Many first and second generation Asian immigrants experience acculturation challenges to varying extents. These challenges, such as language barriers, racial discrimination, underemployment, the loss of support networks and changes in family role and structure, may exacerbate a myriad of mental health issues. In addition, their help-seeking behaviour, as shaped by a general adherence to a collectivistic worldview and indirect communication style, often creates challenges for the practitioners who are trained under a Western practice modality.
Drawing on literature from English-speaking countries with sizeable Asian immigrant populations such as the United States, Australia, New Zealand, Canada, and the United Kingdom, this text is designed especially for clinicians and students working with Asian immigrant populations. It discusses the therapeutic process in psychotherapy and counselling with these clients, exploring both key psychodynamic constructs and social systemic factors. Building on contemporary relational theory, which emphasizes the centrality of the helping relationship and sensitivity to the client’s subjective realities, the book demonstrates how western-based concepts and skills can be broadened and applied in an Asiacentric context, and can be therapeutic even in social service and case management service settings. There are chapters on issues such as domestic violence, intergenerational conflicts, depression amongst elders, and suicide, discussing the prevalence and nature of the mental health issues and each containing case vignettes from various Asian ethnic groups to illustrate the application of relational approaches.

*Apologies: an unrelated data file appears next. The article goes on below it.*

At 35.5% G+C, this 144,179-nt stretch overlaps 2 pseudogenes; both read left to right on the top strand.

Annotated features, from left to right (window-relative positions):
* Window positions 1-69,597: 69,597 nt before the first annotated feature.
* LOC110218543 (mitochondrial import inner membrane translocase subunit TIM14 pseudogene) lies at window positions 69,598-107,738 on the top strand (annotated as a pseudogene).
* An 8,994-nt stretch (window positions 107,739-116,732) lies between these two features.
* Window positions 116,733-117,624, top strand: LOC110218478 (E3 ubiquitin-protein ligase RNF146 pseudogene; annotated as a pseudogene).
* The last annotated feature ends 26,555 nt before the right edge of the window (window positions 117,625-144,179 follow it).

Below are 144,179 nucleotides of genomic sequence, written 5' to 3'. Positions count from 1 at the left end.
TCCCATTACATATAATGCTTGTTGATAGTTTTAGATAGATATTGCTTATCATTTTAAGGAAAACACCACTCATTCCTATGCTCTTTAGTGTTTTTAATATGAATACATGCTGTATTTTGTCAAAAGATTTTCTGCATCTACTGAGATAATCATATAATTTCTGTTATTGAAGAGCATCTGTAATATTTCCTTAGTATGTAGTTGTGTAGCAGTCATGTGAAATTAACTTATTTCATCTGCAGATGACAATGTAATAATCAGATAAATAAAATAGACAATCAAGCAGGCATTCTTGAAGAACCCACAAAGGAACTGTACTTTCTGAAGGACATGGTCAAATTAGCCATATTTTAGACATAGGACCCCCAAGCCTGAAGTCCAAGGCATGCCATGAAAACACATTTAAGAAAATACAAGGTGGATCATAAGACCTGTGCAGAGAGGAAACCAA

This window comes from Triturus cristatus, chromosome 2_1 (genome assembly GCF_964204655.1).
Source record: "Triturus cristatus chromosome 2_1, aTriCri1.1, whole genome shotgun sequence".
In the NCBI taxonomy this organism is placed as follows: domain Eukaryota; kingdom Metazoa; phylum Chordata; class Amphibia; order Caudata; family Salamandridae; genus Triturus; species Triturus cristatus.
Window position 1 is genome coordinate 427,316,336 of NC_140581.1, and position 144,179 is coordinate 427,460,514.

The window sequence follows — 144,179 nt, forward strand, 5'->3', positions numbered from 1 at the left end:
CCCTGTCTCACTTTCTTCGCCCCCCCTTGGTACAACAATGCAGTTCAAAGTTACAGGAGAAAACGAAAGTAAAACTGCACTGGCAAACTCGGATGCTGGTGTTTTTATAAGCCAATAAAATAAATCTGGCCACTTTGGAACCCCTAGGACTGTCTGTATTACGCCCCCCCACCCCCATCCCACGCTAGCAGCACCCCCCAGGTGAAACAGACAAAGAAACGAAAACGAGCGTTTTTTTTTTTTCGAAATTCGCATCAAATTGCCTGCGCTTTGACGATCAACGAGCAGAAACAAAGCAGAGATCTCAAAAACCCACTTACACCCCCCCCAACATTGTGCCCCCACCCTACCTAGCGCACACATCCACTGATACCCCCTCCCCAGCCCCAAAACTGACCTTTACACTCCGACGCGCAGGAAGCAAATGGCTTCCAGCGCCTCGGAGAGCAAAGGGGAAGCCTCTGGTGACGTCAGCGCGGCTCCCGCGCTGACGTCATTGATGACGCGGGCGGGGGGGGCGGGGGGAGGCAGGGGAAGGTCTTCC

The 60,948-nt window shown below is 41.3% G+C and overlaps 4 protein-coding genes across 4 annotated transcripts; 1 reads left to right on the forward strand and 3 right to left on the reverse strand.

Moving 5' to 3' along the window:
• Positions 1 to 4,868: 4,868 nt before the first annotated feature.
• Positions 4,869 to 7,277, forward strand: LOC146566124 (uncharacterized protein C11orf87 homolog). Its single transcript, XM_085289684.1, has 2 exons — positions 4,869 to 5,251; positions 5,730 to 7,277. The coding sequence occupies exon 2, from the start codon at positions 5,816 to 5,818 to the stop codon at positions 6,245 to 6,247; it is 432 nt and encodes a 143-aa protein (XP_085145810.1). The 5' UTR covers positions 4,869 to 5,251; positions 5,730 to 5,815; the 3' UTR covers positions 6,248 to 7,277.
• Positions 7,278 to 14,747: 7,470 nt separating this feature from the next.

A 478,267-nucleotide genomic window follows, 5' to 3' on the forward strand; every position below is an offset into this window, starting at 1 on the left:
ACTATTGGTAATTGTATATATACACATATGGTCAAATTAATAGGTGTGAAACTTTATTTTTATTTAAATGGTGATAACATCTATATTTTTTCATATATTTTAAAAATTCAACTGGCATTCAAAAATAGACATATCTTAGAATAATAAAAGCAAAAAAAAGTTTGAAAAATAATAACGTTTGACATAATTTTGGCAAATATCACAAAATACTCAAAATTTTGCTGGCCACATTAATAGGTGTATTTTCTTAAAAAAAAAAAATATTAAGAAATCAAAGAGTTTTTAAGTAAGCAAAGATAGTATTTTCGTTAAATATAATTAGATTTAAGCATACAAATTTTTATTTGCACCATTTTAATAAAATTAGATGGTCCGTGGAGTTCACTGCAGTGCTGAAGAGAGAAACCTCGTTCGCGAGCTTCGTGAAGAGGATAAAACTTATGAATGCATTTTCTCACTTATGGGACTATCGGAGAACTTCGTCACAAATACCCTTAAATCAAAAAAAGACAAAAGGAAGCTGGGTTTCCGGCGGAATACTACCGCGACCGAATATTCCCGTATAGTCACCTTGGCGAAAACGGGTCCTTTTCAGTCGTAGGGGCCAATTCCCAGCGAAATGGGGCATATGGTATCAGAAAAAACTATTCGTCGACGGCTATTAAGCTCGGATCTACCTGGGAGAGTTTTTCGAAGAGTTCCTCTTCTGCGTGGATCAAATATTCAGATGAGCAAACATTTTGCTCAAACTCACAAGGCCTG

This book is an important cross-cultural reference for practising social workers and counsellors as well as for social work students undertaking clinical practice courses.